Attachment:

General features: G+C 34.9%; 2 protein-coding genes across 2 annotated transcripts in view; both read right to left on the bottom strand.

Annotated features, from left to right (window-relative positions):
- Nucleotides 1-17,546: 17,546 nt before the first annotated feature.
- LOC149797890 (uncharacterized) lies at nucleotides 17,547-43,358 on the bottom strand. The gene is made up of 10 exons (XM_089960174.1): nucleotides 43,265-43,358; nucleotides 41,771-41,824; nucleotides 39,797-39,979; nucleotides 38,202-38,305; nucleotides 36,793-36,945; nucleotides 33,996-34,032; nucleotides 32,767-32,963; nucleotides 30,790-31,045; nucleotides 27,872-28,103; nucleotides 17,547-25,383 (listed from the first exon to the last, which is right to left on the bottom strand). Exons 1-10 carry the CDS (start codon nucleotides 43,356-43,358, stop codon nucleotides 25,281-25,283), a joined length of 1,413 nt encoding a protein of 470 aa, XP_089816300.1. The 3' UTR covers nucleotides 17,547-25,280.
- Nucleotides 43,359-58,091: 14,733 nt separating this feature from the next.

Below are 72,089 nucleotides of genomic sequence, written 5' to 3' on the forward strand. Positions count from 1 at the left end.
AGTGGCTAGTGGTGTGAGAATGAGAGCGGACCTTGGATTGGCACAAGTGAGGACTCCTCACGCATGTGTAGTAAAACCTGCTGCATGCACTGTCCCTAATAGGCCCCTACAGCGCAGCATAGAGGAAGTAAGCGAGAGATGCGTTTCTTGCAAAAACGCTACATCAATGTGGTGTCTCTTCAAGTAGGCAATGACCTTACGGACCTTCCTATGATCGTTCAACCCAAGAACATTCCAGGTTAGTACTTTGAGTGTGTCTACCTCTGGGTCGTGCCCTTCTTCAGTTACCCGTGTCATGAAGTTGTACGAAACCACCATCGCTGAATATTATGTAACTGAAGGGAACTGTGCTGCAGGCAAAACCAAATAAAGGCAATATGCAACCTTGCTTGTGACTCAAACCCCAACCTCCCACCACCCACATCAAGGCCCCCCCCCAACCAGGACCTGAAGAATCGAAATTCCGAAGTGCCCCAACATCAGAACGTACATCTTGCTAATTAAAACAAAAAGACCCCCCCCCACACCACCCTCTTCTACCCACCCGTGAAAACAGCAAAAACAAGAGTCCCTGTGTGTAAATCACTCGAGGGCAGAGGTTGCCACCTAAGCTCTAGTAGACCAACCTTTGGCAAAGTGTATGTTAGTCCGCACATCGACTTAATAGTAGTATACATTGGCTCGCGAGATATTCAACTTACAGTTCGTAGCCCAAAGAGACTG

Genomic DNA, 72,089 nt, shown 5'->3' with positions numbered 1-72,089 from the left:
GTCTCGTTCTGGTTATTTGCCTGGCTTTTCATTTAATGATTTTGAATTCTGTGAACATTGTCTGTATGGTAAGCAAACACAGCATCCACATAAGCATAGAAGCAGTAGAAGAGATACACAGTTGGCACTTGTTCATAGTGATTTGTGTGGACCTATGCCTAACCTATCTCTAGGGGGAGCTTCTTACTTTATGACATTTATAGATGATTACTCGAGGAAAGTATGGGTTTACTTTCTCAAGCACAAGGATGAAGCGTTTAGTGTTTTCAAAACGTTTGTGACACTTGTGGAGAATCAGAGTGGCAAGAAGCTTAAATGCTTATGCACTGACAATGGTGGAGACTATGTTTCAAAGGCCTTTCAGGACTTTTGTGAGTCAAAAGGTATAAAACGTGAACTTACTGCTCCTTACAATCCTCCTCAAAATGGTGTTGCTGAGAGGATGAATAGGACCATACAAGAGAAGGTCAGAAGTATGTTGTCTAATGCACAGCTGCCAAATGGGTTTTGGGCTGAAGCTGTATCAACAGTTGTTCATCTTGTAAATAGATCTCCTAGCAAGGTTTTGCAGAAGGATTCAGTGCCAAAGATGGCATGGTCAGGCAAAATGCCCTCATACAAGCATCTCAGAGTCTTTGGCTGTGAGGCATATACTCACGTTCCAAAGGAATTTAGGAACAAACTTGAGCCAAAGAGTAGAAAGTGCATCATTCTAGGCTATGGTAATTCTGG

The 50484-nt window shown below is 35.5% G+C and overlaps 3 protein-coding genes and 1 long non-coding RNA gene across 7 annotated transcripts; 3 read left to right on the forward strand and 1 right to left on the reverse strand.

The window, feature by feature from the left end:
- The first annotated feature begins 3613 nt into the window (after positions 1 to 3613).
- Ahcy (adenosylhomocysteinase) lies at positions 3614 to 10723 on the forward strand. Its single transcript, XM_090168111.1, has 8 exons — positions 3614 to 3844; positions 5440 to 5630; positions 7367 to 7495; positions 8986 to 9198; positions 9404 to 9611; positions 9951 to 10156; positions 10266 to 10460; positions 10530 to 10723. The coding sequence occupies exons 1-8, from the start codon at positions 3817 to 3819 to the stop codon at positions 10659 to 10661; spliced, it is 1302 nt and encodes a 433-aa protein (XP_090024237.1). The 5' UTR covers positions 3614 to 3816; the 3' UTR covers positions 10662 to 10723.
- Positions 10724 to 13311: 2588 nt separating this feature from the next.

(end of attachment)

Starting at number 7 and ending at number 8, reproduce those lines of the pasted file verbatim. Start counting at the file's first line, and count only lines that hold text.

AGTGGCTAGTGGTGTGAGAATGAGAGCGGACCTTGGATTGGCACAAGTGAGGACTCCTCACGCATGTGTAGTAAAACCTGCTGCATGCACTGTCCCTAATAGGCCCCTACAGCGCAGCATAGAGGAAGTAAGCGAGAGATGCGTTTCTTGCAAAAACGCTACATCAATGTGGTGTCTCTTCAAGTAGGCAATGACCTTACGGACCTTCCTATGATCGTTCAACCCAAGAACATTCCAGGTTAGTACTTTGAGTGTGTCTACCTCTGGGTCGTGCCCTTCTTCAGTTACCCGTGTCATGAAGTTGTACGAAACCACCATCGCTGAATATTATGTAACTGAAGGGAACTGTGCTGCAGGCAAAACCAAATAAAGGCAATATGCAACCTTGCTTGTGACTCAAACCCCAACCTCCCACCACCCACATCAAGGCCCCCCCCCAACCAGGACCTGAAGAATCGAAATTCCGAAGTGCCCCAACATCAGAACGTACATCTTGCTAATTAAAACAAAAAGACCCCCCCCCACACCACCCTCTTCTACCCACCCGTGAAAACAGCAAAAACAAGAGTCCCTGTGTGTAAATCACTCGAGGGCAGAGGTTGCCACCTAAGCTCTAGTAGACCAACCTTTGGCAAAGTGTATGTTAGTCCGCACATCGACTTAATAGTAGTATACATTGGCTCGCGAGATATTCAACTTACAGTTCGTAGCCCAAAGAGACTG

Genomic DNA, 72,089 nt, shown 5'->3' with positions numbered 1-72,089 from the left: